The multi-billion-dollar industry that is the War On Drugs, which has imprisoned countless people for simple possession and spurred development of for-profit prisons across America, “has failed”, according to a report by the Global Commission on Drug Policy.
The major players in the war are, of course, circling their wagons:
The office of White House drug tsar Gil Kerlikowske rejected the panel’s recommendations.
“Drug addiction is a disease that can be successfully prevented and treated,” said a spokesman for the Office of National Drug Control Policy.
“Making drugs more available – as this report suggests – will make it harder to keep our communities healthy and safe.”
The government of Mexico, where more than 34,000 people have died in drug-related violence since a crackdown on the cartels began in December 2006, was also critical.
Legalisation would be an “insufficient and inefficient” step given the international nature of the illegal drugs trade, said National Security spokesman Alejandro Poire.
“Legalisation won’t stop organised crime, nor its rivalries and violence,” he said.
“To think organised crime in Mexico means drug-trafficking overlooks the other crimes committed such as kidnapping, extortion and robbery.”
Because Al Capone was able to build an empire of kidnapping, extortion and robbery without black-market hooch, I’m certain. How many of these arguments were used verbatim to justify prohibition? How many of the arrests were of kingpins, rather than for simple possession — and how many of the “drug trafficking” arrests were of people possessing small stockpiles that may have been intended for personal use? Seriously, I hear about people being arrested for growing one or two pot plants and the media plays it up like they’re drug kingpins. It’s ridiculous nonsense, and it has to stop.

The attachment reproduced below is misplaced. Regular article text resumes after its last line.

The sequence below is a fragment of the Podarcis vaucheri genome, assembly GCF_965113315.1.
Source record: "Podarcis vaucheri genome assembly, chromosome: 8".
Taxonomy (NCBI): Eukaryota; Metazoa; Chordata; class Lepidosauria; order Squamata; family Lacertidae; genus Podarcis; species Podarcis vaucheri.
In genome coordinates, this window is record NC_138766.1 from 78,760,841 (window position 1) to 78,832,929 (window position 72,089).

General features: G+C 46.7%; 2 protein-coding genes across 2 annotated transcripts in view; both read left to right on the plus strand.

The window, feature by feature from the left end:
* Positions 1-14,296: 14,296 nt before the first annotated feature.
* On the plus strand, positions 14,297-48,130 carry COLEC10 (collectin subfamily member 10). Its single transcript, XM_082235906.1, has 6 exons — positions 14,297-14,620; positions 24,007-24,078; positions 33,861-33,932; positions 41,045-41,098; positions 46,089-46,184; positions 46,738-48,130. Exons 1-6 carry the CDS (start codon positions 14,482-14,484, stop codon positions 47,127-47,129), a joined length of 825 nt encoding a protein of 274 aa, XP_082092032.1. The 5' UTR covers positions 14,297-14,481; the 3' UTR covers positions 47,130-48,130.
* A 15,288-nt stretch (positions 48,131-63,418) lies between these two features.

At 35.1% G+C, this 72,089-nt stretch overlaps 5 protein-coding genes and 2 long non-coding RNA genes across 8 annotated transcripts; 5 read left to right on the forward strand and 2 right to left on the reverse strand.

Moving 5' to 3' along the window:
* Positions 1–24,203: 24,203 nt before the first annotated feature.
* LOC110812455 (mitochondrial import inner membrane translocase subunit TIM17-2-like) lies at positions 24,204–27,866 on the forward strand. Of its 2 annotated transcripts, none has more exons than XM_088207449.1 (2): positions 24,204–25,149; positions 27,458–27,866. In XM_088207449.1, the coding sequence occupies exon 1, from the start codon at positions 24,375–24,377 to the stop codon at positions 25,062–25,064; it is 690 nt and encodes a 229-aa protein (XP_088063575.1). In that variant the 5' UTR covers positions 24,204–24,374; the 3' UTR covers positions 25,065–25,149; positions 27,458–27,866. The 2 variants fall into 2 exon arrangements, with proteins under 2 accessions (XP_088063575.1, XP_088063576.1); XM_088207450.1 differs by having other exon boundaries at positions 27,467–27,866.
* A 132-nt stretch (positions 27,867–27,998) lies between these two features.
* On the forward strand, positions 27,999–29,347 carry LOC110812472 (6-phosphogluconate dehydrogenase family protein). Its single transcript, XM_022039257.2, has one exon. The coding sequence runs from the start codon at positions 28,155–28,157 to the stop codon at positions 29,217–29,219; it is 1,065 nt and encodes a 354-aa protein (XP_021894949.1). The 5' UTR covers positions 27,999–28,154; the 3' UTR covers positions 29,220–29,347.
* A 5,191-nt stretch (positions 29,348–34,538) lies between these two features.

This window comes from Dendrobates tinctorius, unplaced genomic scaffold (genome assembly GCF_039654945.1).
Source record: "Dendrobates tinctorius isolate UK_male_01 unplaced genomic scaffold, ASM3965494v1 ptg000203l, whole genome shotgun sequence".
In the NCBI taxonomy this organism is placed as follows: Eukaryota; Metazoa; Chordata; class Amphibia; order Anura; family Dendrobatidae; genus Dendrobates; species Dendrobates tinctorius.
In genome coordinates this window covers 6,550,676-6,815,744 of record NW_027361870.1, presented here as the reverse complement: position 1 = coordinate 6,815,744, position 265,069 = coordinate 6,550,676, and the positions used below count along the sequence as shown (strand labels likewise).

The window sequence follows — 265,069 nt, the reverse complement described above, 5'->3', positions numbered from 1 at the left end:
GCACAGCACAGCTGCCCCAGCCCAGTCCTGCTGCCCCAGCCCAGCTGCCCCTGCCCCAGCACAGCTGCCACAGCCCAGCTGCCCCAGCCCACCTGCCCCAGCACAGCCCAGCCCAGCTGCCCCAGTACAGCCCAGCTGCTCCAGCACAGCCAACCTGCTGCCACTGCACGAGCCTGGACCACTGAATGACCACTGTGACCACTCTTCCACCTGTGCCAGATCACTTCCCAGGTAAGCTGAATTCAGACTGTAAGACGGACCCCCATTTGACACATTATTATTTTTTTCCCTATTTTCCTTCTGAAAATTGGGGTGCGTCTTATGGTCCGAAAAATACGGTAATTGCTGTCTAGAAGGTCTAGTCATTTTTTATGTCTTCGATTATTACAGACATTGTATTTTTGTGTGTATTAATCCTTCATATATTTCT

Unfortunately, the powers-that-be appear to have a vested interest in maintaining the status quo, ratcheting up the laws and building bigger for-profit prisons, or even state prisons that are commissioned by cronies of the people in power. Even the argument that one can make a lot of money legalizing, standardizing and taxing recreational drugs (and thereby fund an underfunded medical system) evidently falls on deaf ears when the money isn’t going directly into certain people’s cronies’ pockets.
This is a humanitarian cause. The mere fact that these demonized recreational pharmaceuticals do a mere fraction as much damage as alcohol, yet alcohol is a cash cow for the government (especially in Canada, with its provincially-run liquor commissions), is proof enough that the current abolitionist situation is not one based on evidence. If there were the merest scintilla of evidence that drug prohibition was worth the body count both in deaths and in lives ruined for which it’s directly responsible, then I’d be all for it.
But there is of course no such evidence to be had.